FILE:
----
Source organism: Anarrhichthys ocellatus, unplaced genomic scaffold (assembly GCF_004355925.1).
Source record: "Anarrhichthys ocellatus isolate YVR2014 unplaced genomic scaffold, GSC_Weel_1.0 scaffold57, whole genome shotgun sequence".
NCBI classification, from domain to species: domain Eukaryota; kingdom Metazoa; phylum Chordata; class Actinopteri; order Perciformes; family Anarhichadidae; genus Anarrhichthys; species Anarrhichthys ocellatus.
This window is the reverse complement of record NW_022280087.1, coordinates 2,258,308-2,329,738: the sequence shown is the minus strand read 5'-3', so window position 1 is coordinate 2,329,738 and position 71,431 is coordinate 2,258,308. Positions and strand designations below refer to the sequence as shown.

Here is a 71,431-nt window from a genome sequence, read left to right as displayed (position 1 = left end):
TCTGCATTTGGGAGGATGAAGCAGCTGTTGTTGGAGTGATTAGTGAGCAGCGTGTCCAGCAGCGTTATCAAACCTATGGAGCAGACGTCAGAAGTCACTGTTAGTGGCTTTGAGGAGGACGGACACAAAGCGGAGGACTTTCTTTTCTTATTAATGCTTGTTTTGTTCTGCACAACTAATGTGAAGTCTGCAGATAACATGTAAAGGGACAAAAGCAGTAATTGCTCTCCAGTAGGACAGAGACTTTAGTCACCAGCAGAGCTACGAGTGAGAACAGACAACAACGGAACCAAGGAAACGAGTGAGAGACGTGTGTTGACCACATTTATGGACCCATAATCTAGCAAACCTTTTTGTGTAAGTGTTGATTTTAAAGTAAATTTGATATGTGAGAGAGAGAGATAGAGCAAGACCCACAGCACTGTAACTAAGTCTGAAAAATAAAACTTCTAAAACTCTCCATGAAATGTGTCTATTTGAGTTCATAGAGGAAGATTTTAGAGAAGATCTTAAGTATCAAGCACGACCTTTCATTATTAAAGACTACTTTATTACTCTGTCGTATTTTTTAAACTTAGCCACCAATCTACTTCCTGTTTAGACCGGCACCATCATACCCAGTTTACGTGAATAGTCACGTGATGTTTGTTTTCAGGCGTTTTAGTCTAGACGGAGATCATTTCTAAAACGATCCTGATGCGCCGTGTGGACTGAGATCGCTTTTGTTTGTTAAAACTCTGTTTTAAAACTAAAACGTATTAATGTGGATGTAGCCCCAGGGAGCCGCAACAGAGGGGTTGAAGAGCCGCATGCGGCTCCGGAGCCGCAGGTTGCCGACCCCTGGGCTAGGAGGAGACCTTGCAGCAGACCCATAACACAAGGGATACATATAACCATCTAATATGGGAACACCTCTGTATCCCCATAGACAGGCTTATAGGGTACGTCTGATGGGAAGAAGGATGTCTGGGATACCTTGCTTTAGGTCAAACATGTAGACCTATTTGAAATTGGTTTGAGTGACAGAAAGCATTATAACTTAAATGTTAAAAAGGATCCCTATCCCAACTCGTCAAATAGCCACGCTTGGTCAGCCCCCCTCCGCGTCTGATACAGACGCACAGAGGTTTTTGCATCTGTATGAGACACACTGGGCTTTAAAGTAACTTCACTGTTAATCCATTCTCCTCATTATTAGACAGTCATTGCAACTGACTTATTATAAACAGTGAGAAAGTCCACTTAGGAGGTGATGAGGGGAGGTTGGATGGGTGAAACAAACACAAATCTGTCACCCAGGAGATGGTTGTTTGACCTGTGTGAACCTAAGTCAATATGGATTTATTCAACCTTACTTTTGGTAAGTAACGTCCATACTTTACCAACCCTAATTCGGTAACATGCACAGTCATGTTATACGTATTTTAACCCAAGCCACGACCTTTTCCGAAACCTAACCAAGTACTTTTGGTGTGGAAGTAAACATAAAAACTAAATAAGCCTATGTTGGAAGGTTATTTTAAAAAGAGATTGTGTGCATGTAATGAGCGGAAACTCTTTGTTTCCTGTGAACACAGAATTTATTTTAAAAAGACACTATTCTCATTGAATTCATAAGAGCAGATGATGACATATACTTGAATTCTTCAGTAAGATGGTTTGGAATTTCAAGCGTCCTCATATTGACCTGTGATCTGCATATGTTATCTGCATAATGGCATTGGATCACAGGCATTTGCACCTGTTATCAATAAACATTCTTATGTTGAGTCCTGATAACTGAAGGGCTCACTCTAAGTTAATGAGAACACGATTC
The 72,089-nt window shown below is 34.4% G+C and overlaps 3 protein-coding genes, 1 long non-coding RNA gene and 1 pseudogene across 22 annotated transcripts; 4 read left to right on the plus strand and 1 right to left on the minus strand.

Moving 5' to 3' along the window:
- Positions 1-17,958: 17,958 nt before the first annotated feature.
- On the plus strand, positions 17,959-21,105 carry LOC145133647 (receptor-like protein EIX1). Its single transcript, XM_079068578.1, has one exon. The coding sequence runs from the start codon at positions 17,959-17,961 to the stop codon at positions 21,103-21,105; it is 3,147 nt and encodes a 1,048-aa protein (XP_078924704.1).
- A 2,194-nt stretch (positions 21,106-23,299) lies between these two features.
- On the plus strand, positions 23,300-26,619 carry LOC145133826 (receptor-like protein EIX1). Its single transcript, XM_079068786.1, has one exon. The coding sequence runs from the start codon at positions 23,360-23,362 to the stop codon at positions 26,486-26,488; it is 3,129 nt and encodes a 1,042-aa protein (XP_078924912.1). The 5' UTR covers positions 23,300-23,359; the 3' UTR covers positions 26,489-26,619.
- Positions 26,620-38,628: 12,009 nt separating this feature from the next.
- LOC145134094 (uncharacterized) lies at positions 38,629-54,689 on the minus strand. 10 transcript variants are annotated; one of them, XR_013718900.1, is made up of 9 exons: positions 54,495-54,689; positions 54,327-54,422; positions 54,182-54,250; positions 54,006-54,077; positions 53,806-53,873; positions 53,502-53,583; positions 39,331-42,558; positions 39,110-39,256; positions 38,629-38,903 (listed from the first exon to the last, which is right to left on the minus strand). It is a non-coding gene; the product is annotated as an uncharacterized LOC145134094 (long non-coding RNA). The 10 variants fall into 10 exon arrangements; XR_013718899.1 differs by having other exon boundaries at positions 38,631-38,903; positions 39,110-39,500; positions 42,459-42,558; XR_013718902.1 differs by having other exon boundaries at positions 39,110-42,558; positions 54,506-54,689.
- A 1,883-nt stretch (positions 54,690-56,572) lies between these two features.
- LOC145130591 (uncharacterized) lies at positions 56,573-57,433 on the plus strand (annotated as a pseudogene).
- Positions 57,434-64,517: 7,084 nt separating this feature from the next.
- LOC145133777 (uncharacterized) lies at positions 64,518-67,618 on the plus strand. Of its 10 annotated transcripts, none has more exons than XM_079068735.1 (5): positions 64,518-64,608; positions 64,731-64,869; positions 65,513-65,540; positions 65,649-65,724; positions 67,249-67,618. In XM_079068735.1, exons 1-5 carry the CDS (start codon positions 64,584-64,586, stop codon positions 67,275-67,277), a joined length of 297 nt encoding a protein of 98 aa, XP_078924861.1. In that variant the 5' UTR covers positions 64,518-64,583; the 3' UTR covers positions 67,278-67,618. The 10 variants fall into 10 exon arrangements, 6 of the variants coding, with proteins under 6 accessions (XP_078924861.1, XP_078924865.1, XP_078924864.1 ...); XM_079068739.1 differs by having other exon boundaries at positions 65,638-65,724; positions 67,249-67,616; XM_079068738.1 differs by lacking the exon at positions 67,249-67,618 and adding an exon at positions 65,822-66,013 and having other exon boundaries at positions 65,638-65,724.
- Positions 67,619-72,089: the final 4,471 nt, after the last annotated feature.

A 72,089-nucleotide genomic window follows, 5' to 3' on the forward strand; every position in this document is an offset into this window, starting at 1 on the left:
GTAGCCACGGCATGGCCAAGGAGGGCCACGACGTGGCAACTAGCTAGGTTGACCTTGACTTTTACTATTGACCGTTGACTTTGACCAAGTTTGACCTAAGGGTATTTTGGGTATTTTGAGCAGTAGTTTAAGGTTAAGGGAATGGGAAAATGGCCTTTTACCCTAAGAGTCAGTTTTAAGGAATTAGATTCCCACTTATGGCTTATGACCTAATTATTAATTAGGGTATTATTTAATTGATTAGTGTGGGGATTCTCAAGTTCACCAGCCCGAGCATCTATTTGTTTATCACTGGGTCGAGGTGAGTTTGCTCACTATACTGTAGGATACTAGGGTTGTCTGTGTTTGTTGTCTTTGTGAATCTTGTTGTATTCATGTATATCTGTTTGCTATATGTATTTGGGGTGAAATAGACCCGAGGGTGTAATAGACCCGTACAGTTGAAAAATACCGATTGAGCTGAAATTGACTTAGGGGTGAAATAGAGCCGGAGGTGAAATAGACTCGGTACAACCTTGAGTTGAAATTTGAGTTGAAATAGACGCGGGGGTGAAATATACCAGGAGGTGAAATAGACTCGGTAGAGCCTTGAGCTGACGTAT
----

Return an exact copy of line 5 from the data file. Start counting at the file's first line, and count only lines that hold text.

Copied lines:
Here is a 71,431-nt window from a genome sequence, read left to right as displayed (position 1 = left end):